CUMINGS, WILLIAM (?–1828). William Cumings, one of Stephen F. Austin's Old Three Hundred colonists and a son of Anthony and Rebekah Cumings, received title to a league of land in what is now Brazoria County on July 21, 1824. However, he lived with other family members on Palmetto (later Mill) Creek, north of San Felipe in Austin County. He served in the War of 1812 and was with a force of Kentuckians at the battle of the Thames. In 1822 he accompanied his mother, two sisters, and brothers James and John Cumingsqqv to Texas. The three brothers entered into an agreement to construct and operate a gristmill and a sawmill on Palmetto Creek. William journeyed back to Lewis County, Kentucky, where, on December 20, 1825, he married Lucinda Ruggles. The 1826 census lists him as aged twenty-five to forty, with a wife aged eighteen to twenty-five, two slaves, and two servants. The couple settled on Palmetto Creek near the family mills and had one son. Cumings died at his residence on September 2, 1828, and the following year his widow returned with young Samuel to Kentucky.
Image Use Disclaimer
All copyrighted materials included within the Handbook of Texas Online are in accordance with Title 17 U.S.C. Section 107 related to Copyright and “Fair Use” for Non-Profit educational institutions, which permits the Texas State Historical Association (TSHA), to utilize copyrighted materials to further scholarship, education, and inform the public. The TSHA makes every effort to conform to the principles of fair use and to comply with copyright law.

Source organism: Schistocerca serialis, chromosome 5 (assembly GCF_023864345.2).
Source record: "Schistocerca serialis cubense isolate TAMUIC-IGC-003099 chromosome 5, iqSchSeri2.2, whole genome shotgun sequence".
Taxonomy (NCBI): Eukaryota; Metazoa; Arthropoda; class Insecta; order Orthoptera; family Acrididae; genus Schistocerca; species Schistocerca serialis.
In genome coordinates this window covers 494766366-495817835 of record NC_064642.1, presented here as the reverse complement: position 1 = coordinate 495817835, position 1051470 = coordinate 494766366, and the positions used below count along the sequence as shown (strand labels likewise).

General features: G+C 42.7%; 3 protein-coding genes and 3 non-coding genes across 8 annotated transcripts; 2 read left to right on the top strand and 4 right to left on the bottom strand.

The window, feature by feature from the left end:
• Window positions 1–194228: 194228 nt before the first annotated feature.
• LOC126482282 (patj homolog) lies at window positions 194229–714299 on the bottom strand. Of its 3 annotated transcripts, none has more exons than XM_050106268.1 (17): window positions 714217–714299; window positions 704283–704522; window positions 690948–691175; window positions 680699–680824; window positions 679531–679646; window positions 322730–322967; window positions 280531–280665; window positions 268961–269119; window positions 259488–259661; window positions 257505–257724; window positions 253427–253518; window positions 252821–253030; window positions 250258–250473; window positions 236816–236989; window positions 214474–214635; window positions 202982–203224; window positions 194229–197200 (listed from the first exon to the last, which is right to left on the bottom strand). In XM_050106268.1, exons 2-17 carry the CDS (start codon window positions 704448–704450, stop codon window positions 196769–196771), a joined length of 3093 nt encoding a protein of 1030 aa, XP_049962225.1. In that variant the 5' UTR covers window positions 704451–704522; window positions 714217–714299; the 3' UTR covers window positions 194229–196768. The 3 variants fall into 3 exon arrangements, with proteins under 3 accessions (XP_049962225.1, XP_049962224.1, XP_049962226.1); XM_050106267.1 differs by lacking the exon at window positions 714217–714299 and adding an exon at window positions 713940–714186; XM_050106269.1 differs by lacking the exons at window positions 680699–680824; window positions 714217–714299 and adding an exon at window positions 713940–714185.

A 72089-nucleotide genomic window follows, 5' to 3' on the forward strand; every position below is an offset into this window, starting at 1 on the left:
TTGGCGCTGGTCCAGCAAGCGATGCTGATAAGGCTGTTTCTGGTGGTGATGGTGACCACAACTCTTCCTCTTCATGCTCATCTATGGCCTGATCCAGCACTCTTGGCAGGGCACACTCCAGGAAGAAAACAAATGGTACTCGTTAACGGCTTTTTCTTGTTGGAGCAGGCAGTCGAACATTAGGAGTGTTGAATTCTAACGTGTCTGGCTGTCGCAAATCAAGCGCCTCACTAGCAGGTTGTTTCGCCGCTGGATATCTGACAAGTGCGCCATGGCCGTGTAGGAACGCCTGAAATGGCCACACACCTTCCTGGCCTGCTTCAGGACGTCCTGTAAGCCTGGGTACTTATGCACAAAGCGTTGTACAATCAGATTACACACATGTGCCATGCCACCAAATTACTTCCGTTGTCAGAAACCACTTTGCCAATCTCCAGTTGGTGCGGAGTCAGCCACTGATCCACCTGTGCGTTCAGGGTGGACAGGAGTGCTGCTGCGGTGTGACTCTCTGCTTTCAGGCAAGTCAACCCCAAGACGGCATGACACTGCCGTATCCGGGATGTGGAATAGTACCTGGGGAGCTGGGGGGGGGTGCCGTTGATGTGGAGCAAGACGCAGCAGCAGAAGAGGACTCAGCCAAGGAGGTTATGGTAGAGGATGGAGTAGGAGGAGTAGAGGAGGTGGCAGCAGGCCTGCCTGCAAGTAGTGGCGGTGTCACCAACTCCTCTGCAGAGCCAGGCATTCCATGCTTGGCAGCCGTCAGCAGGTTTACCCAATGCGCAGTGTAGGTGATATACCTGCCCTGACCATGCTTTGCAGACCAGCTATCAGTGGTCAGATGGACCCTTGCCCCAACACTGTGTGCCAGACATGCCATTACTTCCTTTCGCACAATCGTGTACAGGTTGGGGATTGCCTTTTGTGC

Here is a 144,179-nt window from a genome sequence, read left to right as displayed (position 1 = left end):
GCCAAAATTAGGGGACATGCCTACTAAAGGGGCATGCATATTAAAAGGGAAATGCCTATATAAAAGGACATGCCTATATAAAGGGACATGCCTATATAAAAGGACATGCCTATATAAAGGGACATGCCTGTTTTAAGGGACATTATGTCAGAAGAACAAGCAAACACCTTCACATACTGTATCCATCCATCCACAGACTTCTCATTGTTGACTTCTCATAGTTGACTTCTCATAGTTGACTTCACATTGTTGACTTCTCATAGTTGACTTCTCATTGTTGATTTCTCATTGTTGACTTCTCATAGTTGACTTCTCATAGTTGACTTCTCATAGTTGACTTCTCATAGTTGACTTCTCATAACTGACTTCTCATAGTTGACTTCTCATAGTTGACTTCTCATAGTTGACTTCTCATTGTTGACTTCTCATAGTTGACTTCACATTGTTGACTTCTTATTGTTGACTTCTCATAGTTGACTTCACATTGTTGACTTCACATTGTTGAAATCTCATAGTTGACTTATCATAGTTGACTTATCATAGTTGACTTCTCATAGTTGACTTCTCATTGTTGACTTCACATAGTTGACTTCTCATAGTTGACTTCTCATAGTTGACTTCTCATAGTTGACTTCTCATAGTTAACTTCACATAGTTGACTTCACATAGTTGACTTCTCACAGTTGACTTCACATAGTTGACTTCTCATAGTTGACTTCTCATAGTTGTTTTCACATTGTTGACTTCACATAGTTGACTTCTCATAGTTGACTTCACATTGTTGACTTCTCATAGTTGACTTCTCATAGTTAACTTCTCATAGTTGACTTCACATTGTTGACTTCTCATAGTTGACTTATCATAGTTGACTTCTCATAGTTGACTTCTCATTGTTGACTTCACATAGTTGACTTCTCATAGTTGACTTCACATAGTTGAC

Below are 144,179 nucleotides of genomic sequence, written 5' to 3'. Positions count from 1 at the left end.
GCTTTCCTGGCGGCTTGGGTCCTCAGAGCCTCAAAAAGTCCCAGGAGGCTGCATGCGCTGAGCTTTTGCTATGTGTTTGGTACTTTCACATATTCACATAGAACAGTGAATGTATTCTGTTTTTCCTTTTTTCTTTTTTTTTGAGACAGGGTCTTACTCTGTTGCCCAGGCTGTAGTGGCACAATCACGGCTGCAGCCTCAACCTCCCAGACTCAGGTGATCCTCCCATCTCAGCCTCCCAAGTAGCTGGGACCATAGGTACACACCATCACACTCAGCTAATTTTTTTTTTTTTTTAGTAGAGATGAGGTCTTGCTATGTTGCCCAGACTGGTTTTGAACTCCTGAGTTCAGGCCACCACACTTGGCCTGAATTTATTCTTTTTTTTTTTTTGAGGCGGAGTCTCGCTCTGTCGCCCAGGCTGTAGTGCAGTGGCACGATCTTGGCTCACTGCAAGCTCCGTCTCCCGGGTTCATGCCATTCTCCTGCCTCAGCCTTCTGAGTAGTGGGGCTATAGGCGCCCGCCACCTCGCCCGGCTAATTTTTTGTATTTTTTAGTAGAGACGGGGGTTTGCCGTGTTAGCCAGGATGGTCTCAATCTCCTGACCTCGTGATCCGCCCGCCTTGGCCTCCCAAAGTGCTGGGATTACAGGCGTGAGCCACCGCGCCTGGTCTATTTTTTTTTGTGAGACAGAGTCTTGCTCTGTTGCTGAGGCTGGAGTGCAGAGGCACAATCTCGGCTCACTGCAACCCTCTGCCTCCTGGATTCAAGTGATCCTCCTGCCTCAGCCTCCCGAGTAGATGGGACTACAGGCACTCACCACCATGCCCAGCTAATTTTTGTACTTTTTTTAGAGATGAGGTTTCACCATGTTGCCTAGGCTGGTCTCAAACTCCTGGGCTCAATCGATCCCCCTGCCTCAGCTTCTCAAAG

For more information go to: http://www.law.cornell.edu/uscode/17/107.shtml
If you wish to use copyrighted material from this site for purposes of your own that go beyond fair use, you must obtain permission from the copyright owner.
The following, adapted from the Chicago Manual of Style, 15th edition, is the preferred citation for this article.Handbook of Texas Online, Tim Cumings, "Cumings, William," accessed April 30, 2016, http://www.tshaonline.org/handbook/online/articles/fcu15.
Uploaded on June 12, 2010. Published by the Texas State Historical Association.
Get Texas history every day,
with day by day
Each day's email tells a little bit more of the story of Texas and links to our collection of more than 27,000 articles